By the looks of last week’s Consumer Electronics Show, the annual trade orgy for gadgets and technology in Las Vegas, two things are certain: You will have your own tablet computer in 2011, even if you don’t want one. And the recession is over.
After fighting the 140,000 attendees (which tops pre-recession numbers) to get to the show floor I’d ask big-tech booth staff: “Hey, what are you showing off this year?” The enthusiastic answer: “We have a new tablet!”
After Apple’s extraordinary success with the iPad in 2010 (and an impending 2nd generation iPad rumoured to be on the way early this year) there seemed to be an urgent land-rush at CES to fill second place with devices powered by Google’s Android operating system.
Samsung got out early with its Galaxy Tab last summer. Last week, at the show, everyone else was clearly playing catch-up. Notables included the remarkable Motorola Xoom [top photo], an Android-powered gadget that had geeks salivating. This unit has a dual-core 1GHz processor, two-megapixel front camera, five-megapixel rear camera and 1280x800 display. It was the clear leader of the Android tablet pack at the show.
RIM’s much-hyped Playbook also drew a crowd. Before January, previews suggested the Playbook was not ready for prime-time and had some significant battery hurdles to overcome, but at CES, RIM clearly has a winner on its hands, provided it delivers by mid-year.
Even Samsung competitors Sharp and Panasonic were showing off tablets, which arguably are the ultimate couch companion. Sharp’s 16x9 screen formatted Galapagos is gorgeous, yet only available currently in Japan. Panasonic showed its Viera tablet, demonstrating videos that can be flicked from the tablet onto a Panasonic Viera TV. Clever.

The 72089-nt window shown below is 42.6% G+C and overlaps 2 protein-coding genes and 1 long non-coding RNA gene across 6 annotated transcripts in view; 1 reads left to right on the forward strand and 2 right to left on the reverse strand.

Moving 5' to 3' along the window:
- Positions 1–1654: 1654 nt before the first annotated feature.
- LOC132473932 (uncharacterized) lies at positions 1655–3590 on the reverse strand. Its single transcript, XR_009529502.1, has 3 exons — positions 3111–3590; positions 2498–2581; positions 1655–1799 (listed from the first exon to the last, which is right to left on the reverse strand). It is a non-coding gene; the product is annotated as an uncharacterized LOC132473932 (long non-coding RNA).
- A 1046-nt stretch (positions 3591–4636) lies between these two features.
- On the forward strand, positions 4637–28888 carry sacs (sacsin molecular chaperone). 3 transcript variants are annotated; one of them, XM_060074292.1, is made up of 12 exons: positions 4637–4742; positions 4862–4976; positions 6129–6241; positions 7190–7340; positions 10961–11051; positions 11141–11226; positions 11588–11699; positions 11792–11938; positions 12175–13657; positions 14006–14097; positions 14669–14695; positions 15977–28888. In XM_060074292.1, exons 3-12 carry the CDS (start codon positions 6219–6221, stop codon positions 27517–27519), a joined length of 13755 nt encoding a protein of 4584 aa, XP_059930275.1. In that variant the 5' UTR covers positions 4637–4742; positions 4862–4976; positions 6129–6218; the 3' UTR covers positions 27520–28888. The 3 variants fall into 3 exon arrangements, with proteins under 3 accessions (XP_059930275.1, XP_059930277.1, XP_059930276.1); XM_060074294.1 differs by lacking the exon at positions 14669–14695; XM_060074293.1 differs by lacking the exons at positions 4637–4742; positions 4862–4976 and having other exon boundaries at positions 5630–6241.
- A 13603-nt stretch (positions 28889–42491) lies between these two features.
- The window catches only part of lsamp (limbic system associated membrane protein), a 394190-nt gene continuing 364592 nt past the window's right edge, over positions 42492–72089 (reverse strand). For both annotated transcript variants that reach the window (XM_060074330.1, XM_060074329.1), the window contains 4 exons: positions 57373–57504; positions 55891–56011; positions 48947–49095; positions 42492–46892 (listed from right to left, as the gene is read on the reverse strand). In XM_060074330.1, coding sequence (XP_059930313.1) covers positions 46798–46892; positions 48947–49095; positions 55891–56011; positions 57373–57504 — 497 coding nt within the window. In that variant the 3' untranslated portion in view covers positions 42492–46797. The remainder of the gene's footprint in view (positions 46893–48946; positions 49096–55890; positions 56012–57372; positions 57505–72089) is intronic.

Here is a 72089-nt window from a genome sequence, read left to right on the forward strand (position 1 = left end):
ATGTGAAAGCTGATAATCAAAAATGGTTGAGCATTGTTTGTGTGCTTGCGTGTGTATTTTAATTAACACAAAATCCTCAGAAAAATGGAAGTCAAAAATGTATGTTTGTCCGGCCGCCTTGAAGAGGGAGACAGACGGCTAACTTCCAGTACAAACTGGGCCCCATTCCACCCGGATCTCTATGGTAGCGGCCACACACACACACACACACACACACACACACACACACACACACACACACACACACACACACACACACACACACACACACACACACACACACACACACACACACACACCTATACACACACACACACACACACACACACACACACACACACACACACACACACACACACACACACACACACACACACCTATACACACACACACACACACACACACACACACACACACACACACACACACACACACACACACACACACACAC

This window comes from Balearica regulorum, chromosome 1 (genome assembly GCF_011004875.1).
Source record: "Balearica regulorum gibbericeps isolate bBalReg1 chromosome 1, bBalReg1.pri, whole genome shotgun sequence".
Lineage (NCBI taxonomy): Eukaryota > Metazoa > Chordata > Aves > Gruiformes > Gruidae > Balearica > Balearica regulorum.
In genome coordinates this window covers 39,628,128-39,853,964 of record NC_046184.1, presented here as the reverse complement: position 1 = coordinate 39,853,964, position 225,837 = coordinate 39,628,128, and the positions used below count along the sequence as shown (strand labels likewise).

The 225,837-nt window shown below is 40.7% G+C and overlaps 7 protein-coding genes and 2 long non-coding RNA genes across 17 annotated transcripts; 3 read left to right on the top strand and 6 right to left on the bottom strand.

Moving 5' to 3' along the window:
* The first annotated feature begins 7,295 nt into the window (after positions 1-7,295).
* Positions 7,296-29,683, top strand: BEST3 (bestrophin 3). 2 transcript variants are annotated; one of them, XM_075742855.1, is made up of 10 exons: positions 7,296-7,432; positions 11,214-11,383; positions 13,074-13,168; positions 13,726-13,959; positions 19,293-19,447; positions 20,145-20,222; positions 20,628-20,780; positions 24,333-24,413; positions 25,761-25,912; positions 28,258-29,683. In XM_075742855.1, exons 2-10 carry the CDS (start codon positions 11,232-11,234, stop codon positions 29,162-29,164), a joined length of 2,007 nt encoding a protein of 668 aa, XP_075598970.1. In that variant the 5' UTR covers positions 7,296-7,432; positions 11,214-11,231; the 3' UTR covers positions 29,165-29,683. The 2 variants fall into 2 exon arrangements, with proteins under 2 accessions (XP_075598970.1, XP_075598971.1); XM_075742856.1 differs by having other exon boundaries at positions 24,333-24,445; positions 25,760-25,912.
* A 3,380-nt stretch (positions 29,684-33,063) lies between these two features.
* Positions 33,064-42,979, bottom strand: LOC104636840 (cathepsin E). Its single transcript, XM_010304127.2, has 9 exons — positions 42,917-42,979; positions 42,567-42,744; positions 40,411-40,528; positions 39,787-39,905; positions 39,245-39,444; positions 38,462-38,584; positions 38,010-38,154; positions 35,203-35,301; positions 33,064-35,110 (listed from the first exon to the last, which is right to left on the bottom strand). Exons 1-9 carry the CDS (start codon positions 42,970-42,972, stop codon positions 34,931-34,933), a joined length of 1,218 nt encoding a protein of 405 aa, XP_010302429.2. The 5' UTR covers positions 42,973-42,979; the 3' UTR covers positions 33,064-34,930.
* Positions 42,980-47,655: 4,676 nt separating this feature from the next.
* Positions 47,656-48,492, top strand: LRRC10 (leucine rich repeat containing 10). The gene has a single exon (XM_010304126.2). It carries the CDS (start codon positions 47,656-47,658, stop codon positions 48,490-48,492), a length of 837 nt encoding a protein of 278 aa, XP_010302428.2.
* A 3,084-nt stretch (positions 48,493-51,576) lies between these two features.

Sharp Galapagos Tablet
And where was Microsoft? Yes there were some Windows 7 powered tablets on the show floor, but the operating system seemed ill-fitted for the flat, sleek tablet form-factor. Microsoft needs to play catch-up to the people playing catch-up to Apple.
After seeing dozens of tablets, I became quite jaded, which led to the question to the PR folks: So what else do you have? “Oh, we have this very exciting 3D [fill in the blank gadget].”
Yep, if you bought into the 3D TV hype at last year’s show, then you’ll be happy to discover that this year’s 3D story was consumer content creation gadgets. Sony debuted the 3D Bloggie, a consumer handled camera for $250 due out in the spring. Olympus unveiled two waterproof 3D still cameras ($200 to $250) that let’s you capture fish in 3D. GoPro showed off its head-mounted HD 3D cameras for mountain-bikers, scuba divers and other extreme sport nuts ($700).
Olympus 3D Camera
In TVs, the story this year was apps. With mobile apps being all the rage, it makes sense for the TV companies to introduce apps to the TV screen. Mostly these software add-ons are designed to bring specific web-video brands to the big screen. TV apps to display Netflix, Boxee and other content delivery networks were most often shown by the big brand TV makers. Panasonic showed what’s possible with this technology: One of its apps paired a treadmill with its TVs using its Viera Connect technology. The app lets you create a route on Google Maps and then displays the virtual run on the TV screen while the treadmill adapts the workout to the plotted route.
And finally, CES would not be CES without a wacky surprise or two. Darth Vader (who seemed suspiciously short) showed up at the Panasonic booth to unveil Star Wars: The Complete Saga on blu-ray disc.
Perhaps the oddest demo on the show floor was from Fulton Innovation, which has adapted food packaging to pick up power from a store shelf and deliver information to a smart shelf at home. In the demo, they showed a HoneyNut Cheerios box that lights up the famous bee. At home the package provides nutritional information (smart shelf sold separately) to a kitchen computer and sends alerts when it’s almost empty. In another demo, soup packaging let you set the temperature of its contents so that when you set it on the stove, the stove knows how to heat it. Yep, just what the world needs: smart soup.